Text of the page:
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Taiwan installs controversial nuclear reactor

Conservationists file lawsuit against Taipower for allegedly appropriating budget illegally

Taiwan installs  controversial nuclear reactor

Taiwan yesterday installed the second Japan-built nuclear reactor at one of its controversial power plants, amid legal action by conservationists.
The 780-tonne reactor, designed by General Electric and built by Toshiba, was installed on the island's fourth nuclear power plant in Kungliao, a coastal township in northeast Taiwan, during a low-key ceremony.
"This marked a milestone in the construction of the fourth nuclear power plant," Huang Pei-shan, from state-run Taipower, told Agence France-Presse.
He added that, as of the end of August, the project was 58 percent completed, at least three years behind the original schedule, largely due to domestic political factors.
Conservationist groups did not show up at the construction site, but pledged to take more steps to shoot down the project.
"This project must be stopped, given safety considerations of the plant and a shortage of places to store the nuclear waste to be generated by the plant," said Ho Tsung-hsun, executive of the No Nuke Union Taiwan.
"We have recently filed a lawsuit against Taipower on charges of illegally setting aside budget," Ho said, referring to what he said was Taipower's broken pledge not to increase the budget when the project was first approved by parliament.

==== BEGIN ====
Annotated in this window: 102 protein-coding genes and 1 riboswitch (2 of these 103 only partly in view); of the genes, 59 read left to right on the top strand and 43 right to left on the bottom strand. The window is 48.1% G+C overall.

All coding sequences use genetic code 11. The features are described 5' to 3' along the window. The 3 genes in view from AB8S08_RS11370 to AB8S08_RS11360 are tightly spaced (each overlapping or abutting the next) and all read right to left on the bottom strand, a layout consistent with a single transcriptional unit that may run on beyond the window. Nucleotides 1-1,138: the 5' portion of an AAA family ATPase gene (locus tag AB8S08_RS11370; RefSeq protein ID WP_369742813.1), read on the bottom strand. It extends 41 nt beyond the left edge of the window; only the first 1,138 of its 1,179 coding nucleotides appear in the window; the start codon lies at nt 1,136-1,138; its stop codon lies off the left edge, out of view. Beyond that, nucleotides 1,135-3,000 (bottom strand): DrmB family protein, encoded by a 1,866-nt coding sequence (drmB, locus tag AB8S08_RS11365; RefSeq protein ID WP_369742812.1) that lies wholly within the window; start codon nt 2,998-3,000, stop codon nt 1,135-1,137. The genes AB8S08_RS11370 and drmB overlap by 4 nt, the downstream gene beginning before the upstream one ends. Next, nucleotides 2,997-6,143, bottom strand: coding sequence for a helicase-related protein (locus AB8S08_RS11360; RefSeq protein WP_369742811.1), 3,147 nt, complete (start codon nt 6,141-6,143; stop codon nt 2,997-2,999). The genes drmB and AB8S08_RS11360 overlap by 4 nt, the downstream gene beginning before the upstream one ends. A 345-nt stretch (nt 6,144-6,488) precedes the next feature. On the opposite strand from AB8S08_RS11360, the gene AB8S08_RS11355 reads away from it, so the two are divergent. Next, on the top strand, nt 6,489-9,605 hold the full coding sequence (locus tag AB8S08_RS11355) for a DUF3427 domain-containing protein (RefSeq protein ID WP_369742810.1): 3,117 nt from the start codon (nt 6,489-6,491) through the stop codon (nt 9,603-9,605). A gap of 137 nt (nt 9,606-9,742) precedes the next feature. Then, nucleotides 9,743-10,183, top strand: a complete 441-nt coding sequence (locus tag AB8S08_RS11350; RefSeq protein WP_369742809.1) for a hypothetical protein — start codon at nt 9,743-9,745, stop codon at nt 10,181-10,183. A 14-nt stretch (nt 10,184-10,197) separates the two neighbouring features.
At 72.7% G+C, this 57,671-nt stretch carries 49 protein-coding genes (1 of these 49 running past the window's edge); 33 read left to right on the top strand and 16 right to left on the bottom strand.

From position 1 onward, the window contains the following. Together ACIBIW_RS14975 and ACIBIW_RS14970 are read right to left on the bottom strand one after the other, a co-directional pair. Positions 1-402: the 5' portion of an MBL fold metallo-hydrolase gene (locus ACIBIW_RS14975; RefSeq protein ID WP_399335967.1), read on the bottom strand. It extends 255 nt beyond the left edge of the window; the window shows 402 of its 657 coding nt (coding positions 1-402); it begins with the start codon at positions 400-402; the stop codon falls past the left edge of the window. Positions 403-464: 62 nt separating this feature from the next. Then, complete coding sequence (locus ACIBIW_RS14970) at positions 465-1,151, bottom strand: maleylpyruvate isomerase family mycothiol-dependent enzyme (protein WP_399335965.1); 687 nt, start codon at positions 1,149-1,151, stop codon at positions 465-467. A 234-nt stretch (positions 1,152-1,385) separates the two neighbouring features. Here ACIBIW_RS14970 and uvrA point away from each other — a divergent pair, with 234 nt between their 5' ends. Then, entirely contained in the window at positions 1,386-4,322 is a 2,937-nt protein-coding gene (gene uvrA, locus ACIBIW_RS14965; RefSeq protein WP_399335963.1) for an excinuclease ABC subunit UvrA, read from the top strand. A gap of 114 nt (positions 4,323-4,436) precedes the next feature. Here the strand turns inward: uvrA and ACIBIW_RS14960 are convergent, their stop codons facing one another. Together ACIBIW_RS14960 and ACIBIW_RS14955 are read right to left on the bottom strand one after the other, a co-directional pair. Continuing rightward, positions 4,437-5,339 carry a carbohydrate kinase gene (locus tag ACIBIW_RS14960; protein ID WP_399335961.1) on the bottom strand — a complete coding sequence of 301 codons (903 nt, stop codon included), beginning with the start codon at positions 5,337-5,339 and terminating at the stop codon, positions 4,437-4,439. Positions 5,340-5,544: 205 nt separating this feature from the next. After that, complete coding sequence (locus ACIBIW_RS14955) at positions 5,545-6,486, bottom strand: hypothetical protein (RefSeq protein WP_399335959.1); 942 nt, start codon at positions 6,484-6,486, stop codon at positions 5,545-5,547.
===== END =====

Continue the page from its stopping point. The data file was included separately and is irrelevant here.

Ho's group plans to launch a nationwide referendum to decide on the fate of the half-completed project in 2007 or 2008, and also sponsor a regional anti-nuclear forum.
Since Taiwan's first nuclear plant became operational in 1987, nuclear power has generated at least 180,000 drums of low-radiation waste.
Taipower had planned to ship the waste to North Korea but was forced to halt the scheme under pressure from South Korea and international conservationists.
The plant had been scheduled to come on line in July 2006, but in 2000, the government of Democratic Progressive Party scrapped the project following an election pledge, plunging the island into months of political turmoil.
The DPP reinstated the project in February 2001, having added billions of dollars to its cost for delay compensation and extra expense.
The nuclear power plant will operate two "Advanced Boiling Water Reactors," each with 1,350 megawatts of capacity. The first unit of the plant is scheduled to become commercial operation in July 2009 and the second one in July 2110.


Updated : 2021-07-24 01:05 GMT+08:00